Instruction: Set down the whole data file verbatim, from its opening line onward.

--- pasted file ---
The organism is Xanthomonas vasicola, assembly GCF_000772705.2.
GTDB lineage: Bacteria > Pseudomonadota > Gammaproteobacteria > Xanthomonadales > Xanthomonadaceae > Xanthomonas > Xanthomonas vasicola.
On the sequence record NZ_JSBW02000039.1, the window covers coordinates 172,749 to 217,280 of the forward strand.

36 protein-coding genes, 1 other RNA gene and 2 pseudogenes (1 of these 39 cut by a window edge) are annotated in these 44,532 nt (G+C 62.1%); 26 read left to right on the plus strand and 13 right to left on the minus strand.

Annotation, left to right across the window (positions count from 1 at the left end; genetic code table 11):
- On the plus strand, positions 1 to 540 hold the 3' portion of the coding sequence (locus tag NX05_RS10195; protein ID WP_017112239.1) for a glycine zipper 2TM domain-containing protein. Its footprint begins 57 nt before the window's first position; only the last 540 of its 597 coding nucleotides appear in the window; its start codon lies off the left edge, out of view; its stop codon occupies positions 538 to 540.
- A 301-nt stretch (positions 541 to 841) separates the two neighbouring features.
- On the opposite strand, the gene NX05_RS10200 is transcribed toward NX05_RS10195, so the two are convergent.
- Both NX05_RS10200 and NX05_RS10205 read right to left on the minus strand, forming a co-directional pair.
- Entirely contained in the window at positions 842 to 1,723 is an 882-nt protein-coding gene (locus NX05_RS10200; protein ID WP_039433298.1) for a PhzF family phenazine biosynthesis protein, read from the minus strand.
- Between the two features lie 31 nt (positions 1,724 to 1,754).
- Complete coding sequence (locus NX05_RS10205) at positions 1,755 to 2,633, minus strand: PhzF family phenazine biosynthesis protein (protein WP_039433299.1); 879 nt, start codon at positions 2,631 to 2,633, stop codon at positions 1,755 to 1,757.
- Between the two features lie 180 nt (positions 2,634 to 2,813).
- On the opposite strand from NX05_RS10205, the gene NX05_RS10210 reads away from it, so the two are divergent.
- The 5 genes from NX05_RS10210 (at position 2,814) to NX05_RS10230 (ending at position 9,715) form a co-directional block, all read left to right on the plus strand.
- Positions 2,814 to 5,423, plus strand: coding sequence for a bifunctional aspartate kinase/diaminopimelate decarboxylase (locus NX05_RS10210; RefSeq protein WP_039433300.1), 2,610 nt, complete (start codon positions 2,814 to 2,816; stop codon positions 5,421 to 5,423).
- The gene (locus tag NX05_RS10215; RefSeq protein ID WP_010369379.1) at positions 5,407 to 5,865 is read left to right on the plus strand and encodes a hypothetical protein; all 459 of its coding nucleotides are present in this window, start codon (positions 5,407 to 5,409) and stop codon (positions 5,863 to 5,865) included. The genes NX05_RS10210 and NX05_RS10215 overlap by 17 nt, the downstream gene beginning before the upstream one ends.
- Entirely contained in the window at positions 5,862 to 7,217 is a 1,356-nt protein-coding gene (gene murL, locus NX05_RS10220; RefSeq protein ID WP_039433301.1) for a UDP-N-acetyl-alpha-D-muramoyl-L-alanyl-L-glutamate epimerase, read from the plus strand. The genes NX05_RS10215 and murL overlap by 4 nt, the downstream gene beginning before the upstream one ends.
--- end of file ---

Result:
The organism is Xanthomonas vasicola, assembly GCF_000772705.2.
GTDB lineage: Bacteria > Pseudomonadota > Gammaproteobacteria > Xanthomonadales > Xanthomonadaceae > Xanthomonas > Xanthomonas vasicola.
On the sequence record NZ_JSBW02000039.1, the window covers coordinates 172,749 to 217,280 of the forward strand.

36 protein-coding genes, 1 other RNA gene and 2 pseudogenes (1 of these 39 cut by a window edge) are annotated in these 44,532 nt (G+C 62.1%); 26 read left to right on the plus strand and 13 right to left on the minus strand.

Annotation, left to right across the window (positions count from 1 at the left end; genetic code table 11):
- On the plus strand, positions 1 to 540 hold the 3' portion of the coding sequence (locus tag NX05_RS10195; protein ID WP_017112239.1) for a glycine zipper 2TM domain-containing protein. Its footprint begins 57 nt before the window's first position; only the last 540 of its 597 coding nucleotides appear in the window; its start codon lies off the left edge, out of view; its stop codon occupies positions 538 to 540.
- A 301-nt stretch (positions 541 to 841) separates the two neighbouring features.
- On the opposite strand, the gene NX05_RS10200 is transcribed toward NX05_RS10195, so the two are convergent.
- Both NX05_RS10200 and NX05_RS10205 read right to left on the minus strand, forming a co-directional pair.
- Entirely contained in the window at positions 842 to 1,723 is an 882-nt protein-coding gene (locus NX05_RS10200; protein ID WP_039433298.1) for a PhzF family phenazine biosynthesis protein, read from the minus strand.
- Between the two features lie 31 nt (positions 1,724 to 1,754).
- Complete coding sequence (locus NX05_RS10205) at positions 1,755 to 2,633, minus strand: PhzF family phenazine biosynthesis protein (protein WP_039433299.1); 879 nt, start codon at positions 2,631 to 2,633, stop codon at positions 1,755 to 1,757.
- Between the two features lie 180 nt (positions 2,634 to 2,813).
- On the opposite strand from NX05_RS10205, the gene NX05_RS10210 reads away from it, so the two are divergent.
- The 5 genes from NX05_RS10210 (at position 2,814) to NX05_RS10230 (ending at position 9,715) form a co-directional block, all read left to right on the plus strand.
- Positions 2,814 to 5,423, plus strand: coding sequence for a bifunctional aspartate kinase/diaminopimelate decarboxylase (locus NX05_RS10210; RefSeq protein WP_039433300.1), 2,610 nt, complete (start codon positions 2,814 to 2,816; stop codon positions 5,421 to 5,423).
- The gene (locus tag NX05_RS10215; RefSeq protein ID WP_010369379.1) at positions 5,407 to 5,865 is read left to right on the plus strand and encodes a hypothetical protein; all 459 of its coding nucleotides are present in this window, start codon (positions 5,407 to 5,409) and stop codon (positions 5,863 to 5,865) included. The genes NX05_RS10210 and NX05_RS10215 overlap by 17 nt, the downstream gene beginning before the upstream one ends.
- Entirely contained in the window at positions 5,862 to 7,217 is a 1,356-nt protein-coding gene (gene murL, locus NX05_RS10220; RefSeq protein ID WP_039433301.1) for a UDP-N-acetyl-alpha-D-muramoyl-L-alanyl-L-glutamate epimerase, read from the plus strand. The genes NX05_RS10215 and murL overlap by 4 nt, the downstream gene beginning before the upstream one ends.